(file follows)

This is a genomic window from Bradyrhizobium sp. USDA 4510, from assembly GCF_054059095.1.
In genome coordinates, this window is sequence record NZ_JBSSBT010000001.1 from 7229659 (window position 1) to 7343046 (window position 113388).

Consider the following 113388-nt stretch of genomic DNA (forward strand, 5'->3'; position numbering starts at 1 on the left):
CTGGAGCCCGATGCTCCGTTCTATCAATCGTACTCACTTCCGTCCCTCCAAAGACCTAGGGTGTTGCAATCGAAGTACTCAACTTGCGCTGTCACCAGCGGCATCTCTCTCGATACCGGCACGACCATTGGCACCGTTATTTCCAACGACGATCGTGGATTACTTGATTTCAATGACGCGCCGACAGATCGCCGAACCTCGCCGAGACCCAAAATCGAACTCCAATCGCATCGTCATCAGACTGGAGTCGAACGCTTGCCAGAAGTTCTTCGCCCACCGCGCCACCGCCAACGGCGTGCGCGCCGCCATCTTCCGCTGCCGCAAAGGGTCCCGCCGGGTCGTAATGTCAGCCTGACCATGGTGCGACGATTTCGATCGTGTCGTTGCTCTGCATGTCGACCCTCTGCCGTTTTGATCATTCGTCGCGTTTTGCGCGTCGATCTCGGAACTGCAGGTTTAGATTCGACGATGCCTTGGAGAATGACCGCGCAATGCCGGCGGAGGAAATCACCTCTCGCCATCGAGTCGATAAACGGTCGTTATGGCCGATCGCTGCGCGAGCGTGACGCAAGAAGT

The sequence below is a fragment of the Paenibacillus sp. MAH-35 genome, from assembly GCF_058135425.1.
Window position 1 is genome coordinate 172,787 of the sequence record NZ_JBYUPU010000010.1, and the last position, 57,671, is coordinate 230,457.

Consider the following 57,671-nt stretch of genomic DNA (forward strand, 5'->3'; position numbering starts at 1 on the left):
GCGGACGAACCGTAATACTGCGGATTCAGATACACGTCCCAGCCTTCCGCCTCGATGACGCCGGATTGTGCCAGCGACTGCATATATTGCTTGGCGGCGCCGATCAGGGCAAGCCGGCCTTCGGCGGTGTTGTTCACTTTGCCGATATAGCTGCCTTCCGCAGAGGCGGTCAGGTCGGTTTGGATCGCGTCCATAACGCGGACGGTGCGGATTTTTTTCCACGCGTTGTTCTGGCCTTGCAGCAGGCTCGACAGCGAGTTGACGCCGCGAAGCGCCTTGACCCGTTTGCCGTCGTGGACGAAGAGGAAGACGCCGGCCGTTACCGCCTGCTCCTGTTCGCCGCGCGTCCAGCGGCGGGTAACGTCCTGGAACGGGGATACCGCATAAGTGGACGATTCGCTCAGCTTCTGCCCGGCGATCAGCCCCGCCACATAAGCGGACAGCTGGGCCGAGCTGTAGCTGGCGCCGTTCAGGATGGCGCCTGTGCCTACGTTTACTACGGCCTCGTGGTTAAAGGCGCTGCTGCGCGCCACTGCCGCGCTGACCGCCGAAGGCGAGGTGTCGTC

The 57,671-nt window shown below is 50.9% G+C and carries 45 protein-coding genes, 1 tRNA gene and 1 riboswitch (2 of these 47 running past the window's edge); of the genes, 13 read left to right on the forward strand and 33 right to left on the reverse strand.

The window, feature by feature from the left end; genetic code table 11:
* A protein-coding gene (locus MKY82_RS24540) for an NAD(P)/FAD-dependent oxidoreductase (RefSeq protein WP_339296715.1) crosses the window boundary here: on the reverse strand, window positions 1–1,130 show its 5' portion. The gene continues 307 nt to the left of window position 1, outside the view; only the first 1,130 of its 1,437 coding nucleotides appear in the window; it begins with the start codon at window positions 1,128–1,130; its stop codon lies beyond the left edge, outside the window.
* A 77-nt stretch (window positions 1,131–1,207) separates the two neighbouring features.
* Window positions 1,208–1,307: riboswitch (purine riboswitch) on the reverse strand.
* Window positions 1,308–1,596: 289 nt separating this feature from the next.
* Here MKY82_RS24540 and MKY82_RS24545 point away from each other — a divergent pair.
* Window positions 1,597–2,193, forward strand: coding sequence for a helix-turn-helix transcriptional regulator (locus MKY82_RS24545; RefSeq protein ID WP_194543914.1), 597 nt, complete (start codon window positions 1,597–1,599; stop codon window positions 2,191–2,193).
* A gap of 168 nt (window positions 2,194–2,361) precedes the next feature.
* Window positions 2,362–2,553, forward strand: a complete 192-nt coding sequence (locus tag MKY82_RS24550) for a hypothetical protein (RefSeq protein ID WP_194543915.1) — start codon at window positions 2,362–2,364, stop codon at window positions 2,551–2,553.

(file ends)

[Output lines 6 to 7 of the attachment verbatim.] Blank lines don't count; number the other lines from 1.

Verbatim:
Window position 1 is genome coordinate 172,787 of the sequence record NZ_JBYUPU010000010.1, and the last position, 57,671, is coordinate 230,457.

Consider the following 57,671-nt stretch of genomic DNA (forward strand, 5'->3'; position numbering starts at 1 on the left):